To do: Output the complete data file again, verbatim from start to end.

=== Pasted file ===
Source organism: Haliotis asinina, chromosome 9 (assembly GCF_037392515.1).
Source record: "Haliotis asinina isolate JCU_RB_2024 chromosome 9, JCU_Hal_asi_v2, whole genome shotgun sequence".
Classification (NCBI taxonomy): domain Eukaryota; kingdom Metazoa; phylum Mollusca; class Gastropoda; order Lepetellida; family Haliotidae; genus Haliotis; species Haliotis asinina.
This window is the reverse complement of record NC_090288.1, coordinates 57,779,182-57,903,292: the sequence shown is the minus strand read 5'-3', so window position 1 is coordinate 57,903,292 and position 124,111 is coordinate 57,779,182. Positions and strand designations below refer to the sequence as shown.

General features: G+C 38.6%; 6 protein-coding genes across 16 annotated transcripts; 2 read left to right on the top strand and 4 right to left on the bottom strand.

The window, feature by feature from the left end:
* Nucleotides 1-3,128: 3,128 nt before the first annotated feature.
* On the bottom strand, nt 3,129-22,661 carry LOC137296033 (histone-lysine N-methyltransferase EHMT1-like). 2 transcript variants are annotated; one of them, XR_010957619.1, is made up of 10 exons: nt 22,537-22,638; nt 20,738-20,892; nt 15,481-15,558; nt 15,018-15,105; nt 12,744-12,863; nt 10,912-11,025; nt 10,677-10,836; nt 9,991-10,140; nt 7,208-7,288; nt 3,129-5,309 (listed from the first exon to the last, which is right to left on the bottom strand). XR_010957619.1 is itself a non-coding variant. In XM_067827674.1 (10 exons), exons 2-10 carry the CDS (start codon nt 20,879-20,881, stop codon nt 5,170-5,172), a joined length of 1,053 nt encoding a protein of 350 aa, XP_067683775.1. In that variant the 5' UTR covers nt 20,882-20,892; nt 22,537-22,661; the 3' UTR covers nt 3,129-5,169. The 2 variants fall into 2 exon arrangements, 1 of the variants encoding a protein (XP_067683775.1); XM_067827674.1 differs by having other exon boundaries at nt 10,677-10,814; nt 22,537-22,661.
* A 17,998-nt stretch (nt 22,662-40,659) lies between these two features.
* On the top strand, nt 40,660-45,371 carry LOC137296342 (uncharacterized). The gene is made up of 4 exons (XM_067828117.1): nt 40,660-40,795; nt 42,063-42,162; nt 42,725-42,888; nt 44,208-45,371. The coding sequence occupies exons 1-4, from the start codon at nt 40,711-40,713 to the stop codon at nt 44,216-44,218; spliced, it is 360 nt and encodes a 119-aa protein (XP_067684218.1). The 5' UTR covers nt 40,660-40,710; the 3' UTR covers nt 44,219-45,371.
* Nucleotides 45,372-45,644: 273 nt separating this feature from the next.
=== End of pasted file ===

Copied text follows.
Source organism: Haliotis asinina, chromosome 9 (assembly GCF_037392515.1).
Source record: "Haliotis asinina isolate JCU_RB_2024 chromosome 9, JCU_Hal_asi_v2, whole genome shotgun sequence".
Classification (NCBI taxonomy): domain Eukaryota; kingdom Metazoa; phylum Mollusca; class Gastropoda; order Lepetellida; family Haliotidae; genus Haliotis; species Haliotis asinina.
This window is the reverse complement of record NC_090288.1, coordinates 57,779,182-57,903,292: the sequence shown is the minus strand read 5'-3', so window position 1 is coordinate 57,903,292 and position 124,111 is coordinate 57,779,182. Positions and strand designations below refer to the sequence as shown.

General features: G+C 38.6%; 6 protein-coding genes across 16 annotated transcripts; 2 read left to right on the top strand and 4 right to left on the bottom strand.

The window, feature by feature from the left end:
* Nucleotides 1-3,128: 3,128 nt before the first annotated feature.
* On the bottom strand, nt 3,129-22,661 carry LOC137296033 (histone-lysine N-methyltransferase EHMT1-like). 2 transcript variants are annotated; one of them, XR_010957619.1, is made up of 10 exons: nt 22,537-22,638; nt 20,738-20,892; nt 15,481-15,558; nt 15,018-15,105; nt 12,744-12,863; nt 10,912-11,025; nt 10,677-10,836; nt 9,991-10,140; nt 7,208-7,288; nt 3,129-5,309 (listed from the first exon to the last, which is right to left on the bottom strand). XR_010957619.1 is itself a non-coding variant. In XM_067827674.1 (10 exons), exons 2-10 carry the CDS (start codon nt 20,879-20,881, stop codon nt 5,170-5,172), a joined length of 1,053 nt encoding a protein of 350 aa, XP_067683775.1. In that variant the 5' UTR covers nt 20,882-20,892; nt 22,537-22,661; the 3' UTR covers nt 3,129-5,169. The 2 variants fall into 2 exon arrangements, 1 of the variants encoding a protein (XP_067683775.1); XM_067827674.1 differs by having other exon boundaries at nt 10,677-10,814; nt 22,537-22,661.
* A 17,998-nt stretch (nt 22,662-40,659) lies between these two features.
* On the top strand, nt 40,660-45,371 carry LOC137296342 (uncharacterized). The gene is made up of 4 exons (XM_067828117.1): nt 40,660-40,795; nt 42,063-42,162; nt 42,725-42,888; nt 44,208-45,371. The coding sequence occupies exons 1-4, from the start codon at nt 40,711-40,713 to the stop codon at nt 44,216-44,218; spliced, it is 360 nt and encodes a 119-aa protein (XP_067684218.1). The 5' UTR covers nt 40,660-40,710; the 3' UTR covers nt 44,219-45,371.
* Nucleotides 45,372-45,644: 273 nt separating this feature from the next.